The Arts of the Prima Donna in the Long Nineteenth Century | A History of Opera
Listening for gestural music, we find resemblance in unexpected places: between the overwrought scenes of supplication in French melodrama of the 1820s and a cluster of late Verdi arias that end with the soprano falling to her knees, or between the mute heroine of Auberâs La Muette de Portici and the solemn, almost theological pantomimic tableaux Wagner builds around characters such as Sieglinde or Kundry. Mimomania shows how attention to gesture suggests a new approach to the representation of gender in this repertoire, replacing aural analogies for voyeurism and objectification with a more specifically musical sense of how music can surround, propel, and animate the body on stage.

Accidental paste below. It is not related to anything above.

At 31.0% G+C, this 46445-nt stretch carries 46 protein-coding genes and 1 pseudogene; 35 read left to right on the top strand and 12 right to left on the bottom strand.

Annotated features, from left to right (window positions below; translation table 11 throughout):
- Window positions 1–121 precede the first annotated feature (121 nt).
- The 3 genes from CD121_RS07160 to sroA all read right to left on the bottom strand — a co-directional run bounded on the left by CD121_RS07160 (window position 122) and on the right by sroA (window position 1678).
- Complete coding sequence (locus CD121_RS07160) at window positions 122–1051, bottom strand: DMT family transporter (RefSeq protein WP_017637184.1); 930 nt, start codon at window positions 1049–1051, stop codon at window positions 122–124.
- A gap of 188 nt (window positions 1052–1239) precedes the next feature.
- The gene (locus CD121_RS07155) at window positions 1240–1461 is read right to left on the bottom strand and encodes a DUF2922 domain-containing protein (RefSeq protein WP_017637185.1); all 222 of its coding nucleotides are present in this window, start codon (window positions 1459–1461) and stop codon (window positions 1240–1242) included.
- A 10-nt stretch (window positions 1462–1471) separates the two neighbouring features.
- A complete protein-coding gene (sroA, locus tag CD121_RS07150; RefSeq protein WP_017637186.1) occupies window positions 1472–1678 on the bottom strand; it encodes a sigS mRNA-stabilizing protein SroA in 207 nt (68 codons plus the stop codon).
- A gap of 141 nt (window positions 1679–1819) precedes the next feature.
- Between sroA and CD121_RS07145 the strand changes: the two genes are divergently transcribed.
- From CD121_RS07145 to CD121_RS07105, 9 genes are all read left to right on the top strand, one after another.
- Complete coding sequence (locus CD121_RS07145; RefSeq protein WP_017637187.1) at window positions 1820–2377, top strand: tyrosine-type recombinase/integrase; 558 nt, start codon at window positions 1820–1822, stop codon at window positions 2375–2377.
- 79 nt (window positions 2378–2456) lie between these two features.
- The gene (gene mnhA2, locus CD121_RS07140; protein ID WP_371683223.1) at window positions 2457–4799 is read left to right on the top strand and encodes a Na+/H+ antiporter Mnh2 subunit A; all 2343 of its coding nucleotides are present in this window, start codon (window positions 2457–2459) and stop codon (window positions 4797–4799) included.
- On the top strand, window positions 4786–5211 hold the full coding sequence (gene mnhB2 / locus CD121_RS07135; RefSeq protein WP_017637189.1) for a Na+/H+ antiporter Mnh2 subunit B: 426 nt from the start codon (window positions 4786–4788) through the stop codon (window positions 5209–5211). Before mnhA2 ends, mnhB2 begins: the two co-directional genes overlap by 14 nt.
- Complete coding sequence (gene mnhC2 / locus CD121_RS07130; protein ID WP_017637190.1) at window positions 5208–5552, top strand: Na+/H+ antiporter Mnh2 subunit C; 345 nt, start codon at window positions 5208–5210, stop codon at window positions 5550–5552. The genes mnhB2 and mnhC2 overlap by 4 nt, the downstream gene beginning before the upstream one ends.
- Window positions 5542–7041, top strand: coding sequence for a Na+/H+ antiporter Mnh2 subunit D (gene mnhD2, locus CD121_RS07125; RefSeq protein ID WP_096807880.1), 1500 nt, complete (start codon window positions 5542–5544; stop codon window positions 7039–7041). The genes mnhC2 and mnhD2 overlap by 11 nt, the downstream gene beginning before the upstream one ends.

About: When Nietzsche dubbed Richard Wagner "the most enthusiastic mimomaniac" ever to exist, he was objecting to a hollowness he felt in the music, a crowding out of any true dramatic impulse by extravagant poses and constant nervous movements.
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